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Thursday, 23 October 2014

Kindergarten, Refugees and Frightening Emails

It's hard to believe we've been back in Germany for over five weeks.  Time has flown by but we have definitely seen God at work already. 

The first prayer request we had upon our return was for Chloe's immersion into Kindergarten.  We prayed hard for understanding and patient teachers that would be kind to her and that she would make sweet friends she would love seeing every day.  We prayed that it wouldn't be so hard on her (and us) to say good-bye when we dropped her off each day and we prayed for opportunities to get to know the parents of Chloe's school friends so we could build friendships ourselves. 

God has answered our prayers in so many ways.  The drop-off's are still a bit difficult but her teachers have a great way of just scooping her up into their arms and telling her, "let's go wave bye bye to mommy!"  (in German of course).  Then I run downstairs and go outside and wave like mad, blow kisses and disappear quick so she can get on with her day.  By the time I pick her up in the afternoon she doesn't want to go home.  Praise God! :)  Her teachers seem very nice and understanding and they say Chloe is doing great.  She has also met a little friend Lena who she loves to play with.  Lena is four and lives right down the road from us.  Her mom Kirsten is very nice and took the time to introduce me to a friend of hers who just happened to live in Atlanta for 9 years.  She speaks very good English.  Last night we had our first "Eltern-abend" which is when all the parents get together at the kindergarten with the teachers and hear all the news, what's upcoming, how they can get involved, what their children's days are like, how they celebrate birthday's, etc.  Alan stayed home with Chloe so I could go and I really enjoyed the time.  Unfortunately I didn't understand more than about 60% of what was said but I left having several questions answered and meeting lots of other parents which was my goal.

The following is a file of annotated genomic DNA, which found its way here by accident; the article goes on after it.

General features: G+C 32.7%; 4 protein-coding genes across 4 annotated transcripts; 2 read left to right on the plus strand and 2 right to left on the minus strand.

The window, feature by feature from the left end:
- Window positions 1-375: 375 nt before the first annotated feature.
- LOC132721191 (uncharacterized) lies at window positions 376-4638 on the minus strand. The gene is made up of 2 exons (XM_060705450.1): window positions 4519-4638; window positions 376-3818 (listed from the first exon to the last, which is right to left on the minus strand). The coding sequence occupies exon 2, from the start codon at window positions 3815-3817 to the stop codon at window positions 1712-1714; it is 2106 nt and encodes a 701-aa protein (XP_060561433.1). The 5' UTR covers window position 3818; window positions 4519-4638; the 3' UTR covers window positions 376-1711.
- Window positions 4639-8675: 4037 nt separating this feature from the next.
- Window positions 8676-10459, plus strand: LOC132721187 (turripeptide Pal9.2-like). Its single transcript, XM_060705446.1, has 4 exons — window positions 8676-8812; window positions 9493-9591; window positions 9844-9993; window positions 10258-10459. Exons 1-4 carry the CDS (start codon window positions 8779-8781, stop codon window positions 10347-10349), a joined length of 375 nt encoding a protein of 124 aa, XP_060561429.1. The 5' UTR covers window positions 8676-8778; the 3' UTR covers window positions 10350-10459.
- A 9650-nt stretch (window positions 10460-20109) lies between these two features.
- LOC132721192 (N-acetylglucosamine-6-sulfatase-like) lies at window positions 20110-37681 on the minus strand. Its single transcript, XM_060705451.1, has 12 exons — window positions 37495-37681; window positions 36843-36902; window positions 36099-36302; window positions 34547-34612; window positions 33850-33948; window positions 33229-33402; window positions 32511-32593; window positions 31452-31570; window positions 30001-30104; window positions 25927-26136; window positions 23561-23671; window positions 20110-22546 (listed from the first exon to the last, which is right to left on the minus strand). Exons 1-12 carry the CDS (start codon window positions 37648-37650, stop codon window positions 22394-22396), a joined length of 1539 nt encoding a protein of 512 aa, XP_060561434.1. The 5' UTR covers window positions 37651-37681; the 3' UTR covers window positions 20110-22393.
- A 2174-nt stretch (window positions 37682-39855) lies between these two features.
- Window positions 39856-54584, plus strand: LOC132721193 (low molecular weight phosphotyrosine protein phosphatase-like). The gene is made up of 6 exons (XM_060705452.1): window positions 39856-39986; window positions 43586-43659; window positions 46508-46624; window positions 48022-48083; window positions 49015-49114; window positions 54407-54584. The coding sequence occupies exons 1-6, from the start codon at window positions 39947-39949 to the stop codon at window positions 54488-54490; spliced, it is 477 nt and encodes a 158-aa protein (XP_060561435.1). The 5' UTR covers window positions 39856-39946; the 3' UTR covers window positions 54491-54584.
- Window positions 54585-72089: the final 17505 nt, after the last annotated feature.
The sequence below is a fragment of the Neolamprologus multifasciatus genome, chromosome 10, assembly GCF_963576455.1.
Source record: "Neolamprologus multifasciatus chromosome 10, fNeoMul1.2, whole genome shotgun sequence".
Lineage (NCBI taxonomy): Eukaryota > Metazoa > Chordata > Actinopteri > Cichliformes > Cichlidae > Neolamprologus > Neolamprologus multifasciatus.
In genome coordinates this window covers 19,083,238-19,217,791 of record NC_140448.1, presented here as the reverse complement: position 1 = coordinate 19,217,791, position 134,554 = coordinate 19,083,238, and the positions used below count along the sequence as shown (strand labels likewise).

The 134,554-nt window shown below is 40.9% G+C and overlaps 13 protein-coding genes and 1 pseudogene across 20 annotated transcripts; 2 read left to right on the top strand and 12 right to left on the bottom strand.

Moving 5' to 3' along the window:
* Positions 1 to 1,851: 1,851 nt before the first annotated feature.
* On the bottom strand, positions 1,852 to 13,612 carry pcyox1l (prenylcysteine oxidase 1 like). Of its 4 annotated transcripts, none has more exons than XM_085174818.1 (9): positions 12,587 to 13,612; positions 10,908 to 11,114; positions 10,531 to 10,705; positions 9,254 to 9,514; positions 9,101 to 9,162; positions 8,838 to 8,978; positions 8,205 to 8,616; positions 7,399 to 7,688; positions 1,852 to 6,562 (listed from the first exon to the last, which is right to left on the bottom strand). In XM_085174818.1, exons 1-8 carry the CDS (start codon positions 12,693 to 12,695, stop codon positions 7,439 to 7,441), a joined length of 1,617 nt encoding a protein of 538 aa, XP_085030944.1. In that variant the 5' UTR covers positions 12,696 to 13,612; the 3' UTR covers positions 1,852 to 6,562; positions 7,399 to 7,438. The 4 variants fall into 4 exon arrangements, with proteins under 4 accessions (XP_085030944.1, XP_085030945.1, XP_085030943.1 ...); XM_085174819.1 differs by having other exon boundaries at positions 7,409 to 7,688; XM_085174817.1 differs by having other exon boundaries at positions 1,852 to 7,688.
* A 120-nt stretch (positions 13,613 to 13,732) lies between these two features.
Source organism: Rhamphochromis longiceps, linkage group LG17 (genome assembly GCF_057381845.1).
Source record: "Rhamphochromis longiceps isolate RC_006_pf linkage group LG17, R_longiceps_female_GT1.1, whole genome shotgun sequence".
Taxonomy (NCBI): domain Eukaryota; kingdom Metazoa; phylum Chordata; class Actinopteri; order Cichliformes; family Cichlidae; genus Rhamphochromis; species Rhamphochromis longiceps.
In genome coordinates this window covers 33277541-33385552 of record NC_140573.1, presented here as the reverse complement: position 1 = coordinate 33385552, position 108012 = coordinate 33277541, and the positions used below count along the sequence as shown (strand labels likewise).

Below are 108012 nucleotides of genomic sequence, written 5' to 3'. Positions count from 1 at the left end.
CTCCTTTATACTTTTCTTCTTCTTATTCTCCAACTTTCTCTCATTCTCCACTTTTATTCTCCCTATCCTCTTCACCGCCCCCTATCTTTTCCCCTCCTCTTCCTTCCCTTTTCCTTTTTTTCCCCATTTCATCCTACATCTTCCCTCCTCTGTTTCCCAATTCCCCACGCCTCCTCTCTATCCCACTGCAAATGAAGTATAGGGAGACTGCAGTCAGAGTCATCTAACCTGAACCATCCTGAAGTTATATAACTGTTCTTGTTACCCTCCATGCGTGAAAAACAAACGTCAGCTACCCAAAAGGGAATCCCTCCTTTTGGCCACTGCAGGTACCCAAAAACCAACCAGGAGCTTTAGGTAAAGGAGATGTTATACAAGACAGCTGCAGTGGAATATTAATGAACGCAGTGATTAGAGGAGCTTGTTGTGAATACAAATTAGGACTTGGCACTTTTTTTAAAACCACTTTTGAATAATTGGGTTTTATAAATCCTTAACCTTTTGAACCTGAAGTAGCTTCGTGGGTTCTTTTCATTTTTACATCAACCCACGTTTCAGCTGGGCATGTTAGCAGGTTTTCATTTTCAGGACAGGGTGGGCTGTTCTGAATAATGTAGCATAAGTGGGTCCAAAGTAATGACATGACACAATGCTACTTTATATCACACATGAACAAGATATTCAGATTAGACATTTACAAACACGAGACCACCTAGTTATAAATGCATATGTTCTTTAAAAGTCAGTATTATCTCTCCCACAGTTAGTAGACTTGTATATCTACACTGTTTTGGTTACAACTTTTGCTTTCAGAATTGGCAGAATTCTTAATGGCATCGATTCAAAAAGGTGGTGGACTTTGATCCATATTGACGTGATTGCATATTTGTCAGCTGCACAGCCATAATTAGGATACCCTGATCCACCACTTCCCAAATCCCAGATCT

The second prayer request was for a new bible study we wanted to start in our home.  We wanted it to be a multi-generational, multi-church, weekly get-together and from all accounts this is what we are already beginning to see.  Since we started three weeks ago, we have had 6-8 consistently each week which has been nice.  Three different churches are represented and the ages range from the low 20's to the mid 50's.  We have lots of discussion (and sometimes strong debate!) over the topics raised in the book, "More Than a Carpenter" and then enjoy a time of prayer and fellowship after.  We speak equally in German and in English.  New people continue to come each week and that is exciting.

Thirdly I prayed for Gods direction as to how to spend my time once Chloe enrolled in Kindergarten.  Monday's are taken up with cleaning, laundry, cooking at the prep for the bible study.  Tuesday's and Friday's I was attending MOPS but didn't feel this was the direction God was taking me this year so I decided to research the German class at the refugee camp taught by an older German gentleman from our church who I admire greatly.  He was thrilled with the possibility of me helping as he'd been doing it alone for some time.  I told him I would come and check things out and see how it went.  Apparently my bad German translated to him that I would be there every time they met for the foreseeable!  :)  At least this is what he tells anyone who asks now.